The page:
Anti-Mormon Modus Operandi

I’ll admit I’m a novice when it comes to anti-Mormons. I can’t claim to have studied their methods for more than a week or two as of the writing of this post, although during that time I’ve read quite a bit. In everything I’ve read, there seems to be one similarity as to how anti-Mormons work when it comes to their mission of disproving LDS Church theology, and that would be to take things out of context and twist meaning.

It’s one thing to have a factual disagreement. For example, Mormons believe that God has a physical, tangible body. Not a body like ours since his is immortal and ours obviously isn’t, but a body nonetheless. Other Christian religions believe God does not have a tangible, physical body. That’s a factual disagreement that doesn’t require any statements to be taken out of context. It is what it is.

However, anti-Mormons often take words spoken by church leaders (or even simple church members) that appear to contradict official church doctrine and make this their “proof” of the falsity of Mormonism. For example, some anti-Mormons claim that the idea that all Native Americans are descended from the people in the Book of Mormon is LDS Church doctrine. In this they either err purposely or do not understand what constitutes LDS doctrine. Official LDS doctrine does not mean “anything that comes out of the mouth of a Mormon leader” even if that leader is the President of the church, nor does it mean anything published in the official introduction to the Book of Mormon.

On the afore-linked page commenter Tal Bachman takes the words of the late President Gordon B. Hinckley out of context and misinterprets them to mean something completely other than what is quite obvious Pres. Hinckley meant, and then exploits that misunderstanding to show the “weakness” of Mormon apologists. So as to avoid as much as possible the risk of taking Bachman out of context, here is a large excerpt from his comments:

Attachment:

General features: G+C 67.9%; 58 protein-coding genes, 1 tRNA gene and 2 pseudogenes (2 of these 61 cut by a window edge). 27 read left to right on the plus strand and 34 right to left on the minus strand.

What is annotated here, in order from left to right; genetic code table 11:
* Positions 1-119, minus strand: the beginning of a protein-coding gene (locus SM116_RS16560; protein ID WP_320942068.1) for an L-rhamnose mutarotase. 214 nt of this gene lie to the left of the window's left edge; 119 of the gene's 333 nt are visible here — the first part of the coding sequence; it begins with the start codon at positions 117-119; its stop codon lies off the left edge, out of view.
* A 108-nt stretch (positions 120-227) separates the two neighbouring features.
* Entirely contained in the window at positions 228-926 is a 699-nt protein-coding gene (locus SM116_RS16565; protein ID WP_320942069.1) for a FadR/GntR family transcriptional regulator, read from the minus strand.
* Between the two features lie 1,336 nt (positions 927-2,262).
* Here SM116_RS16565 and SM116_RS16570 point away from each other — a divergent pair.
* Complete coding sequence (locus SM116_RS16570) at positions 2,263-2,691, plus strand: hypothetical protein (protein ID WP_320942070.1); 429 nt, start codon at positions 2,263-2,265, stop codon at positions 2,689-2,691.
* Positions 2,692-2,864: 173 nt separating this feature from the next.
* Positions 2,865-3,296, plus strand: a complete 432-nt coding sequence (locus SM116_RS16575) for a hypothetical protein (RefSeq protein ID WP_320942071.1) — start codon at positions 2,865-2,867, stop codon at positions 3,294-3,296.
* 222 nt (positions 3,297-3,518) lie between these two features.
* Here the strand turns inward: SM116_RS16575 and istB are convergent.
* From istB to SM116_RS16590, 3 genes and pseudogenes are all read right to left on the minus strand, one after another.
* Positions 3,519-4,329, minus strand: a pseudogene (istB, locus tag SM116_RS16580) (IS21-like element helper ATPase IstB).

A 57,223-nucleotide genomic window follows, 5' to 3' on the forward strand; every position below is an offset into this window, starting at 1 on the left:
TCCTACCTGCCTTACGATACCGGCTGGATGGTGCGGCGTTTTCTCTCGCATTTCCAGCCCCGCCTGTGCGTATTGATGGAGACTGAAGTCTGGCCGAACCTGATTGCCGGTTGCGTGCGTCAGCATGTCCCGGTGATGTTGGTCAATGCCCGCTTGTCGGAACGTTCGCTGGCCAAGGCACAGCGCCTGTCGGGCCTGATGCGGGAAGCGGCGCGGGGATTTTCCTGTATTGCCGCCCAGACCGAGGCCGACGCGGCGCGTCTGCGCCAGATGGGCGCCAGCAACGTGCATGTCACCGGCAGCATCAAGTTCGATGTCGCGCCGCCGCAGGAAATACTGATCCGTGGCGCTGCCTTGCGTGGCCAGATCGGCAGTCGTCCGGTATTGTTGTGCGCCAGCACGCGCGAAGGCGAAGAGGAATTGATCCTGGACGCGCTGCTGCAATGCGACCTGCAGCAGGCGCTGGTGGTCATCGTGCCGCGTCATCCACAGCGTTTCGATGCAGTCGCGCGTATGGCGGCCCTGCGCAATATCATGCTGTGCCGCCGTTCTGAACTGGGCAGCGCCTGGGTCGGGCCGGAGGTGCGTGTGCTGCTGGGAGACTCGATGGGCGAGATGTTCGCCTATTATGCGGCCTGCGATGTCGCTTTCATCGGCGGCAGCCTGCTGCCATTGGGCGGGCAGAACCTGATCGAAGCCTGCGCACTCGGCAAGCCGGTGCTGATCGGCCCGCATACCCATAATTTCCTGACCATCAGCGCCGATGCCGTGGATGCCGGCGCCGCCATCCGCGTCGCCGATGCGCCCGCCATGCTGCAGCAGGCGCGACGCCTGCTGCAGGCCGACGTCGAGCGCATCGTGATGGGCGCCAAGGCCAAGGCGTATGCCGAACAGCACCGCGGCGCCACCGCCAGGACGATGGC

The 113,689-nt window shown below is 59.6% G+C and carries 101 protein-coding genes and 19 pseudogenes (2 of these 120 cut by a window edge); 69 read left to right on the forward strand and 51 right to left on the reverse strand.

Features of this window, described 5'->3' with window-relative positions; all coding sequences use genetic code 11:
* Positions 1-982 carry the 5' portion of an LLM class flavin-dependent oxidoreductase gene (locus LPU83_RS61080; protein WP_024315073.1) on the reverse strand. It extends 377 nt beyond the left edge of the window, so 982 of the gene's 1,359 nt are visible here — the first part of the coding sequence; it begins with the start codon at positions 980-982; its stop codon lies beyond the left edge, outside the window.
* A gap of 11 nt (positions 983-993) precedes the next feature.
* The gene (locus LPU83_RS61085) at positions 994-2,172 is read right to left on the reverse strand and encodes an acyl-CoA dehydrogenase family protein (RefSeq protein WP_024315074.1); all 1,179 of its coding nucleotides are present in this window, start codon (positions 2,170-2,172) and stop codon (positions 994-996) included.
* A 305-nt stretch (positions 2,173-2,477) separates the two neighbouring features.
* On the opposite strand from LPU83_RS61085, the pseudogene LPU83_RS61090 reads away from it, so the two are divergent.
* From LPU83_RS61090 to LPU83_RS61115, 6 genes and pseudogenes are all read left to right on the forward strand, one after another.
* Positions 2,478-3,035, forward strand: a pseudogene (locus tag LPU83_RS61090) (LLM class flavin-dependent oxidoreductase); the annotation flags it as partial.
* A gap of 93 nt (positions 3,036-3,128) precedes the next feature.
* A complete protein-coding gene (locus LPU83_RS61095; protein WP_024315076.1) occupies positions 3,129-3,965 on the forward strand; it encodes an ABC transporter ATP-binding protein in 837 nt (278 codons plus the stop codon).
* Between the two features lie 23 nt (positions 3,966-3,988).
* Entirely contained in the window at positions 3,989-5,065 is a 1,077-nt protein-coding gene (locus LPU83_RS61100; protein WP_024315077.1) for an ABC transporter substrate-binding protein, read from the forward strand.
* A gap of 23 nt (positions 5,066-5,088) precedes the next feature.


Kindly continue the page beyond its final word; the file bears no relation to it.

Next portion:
Our first example is from Pres. Hinckley himself, made in the course of defending the BOM by “arguing” or at least stating that the BOM can be known to be true ultimately through the Holy Ghost. This is from “The Four Cornerstones of Faith”, Ensign, Feb. 2004, page three. I’ll break up the excerpt into three statements:

S1.) “The evidence for its truth, for its validity in a world that is prone to demand evidence, lies not in archaeology or anthropology, though these may be helpful to some.”

S2.) “It lies not in word research or historical analysis, though these may be confirmatory…”

S3.) “Those who have read it prayerfully have come to know by a power beyond their natural senses that it is true”.

As I said, this at first glance all appears rather unobjectionable. But if we examine it closely, certain puzzling questions arise.

Re: S1.): For example, if, as GBH says, evidence for the BOM’s validity “lies not” in archaelogy or anthropology (a categorical statement), on what conceivable grounds could archaeology and anthropology ever be “helpful” as a tool for supporting the BOM’s validity? How really could “no evidence” be “helpful”?

Re: S2.) If, as GBH says secondly, evidence “lies not” in “word research or historical analysis” (another categorical statement), on what conceivable grounds could “w.r. and h.a.” EVER be thought to be “confirmatory” in any way? That doesn’t seem to make any logical sense at all, at least on its face. If there is “no evidence” there, how can those disciplines “confirm” ANYTHING about the BOM? (“Confirmatory” is a strong word after all. And GBH is a lifetime printer, so he must know what it means. He even knew what the word “callow” meant, remember?).

(I’ll leave S3 for later).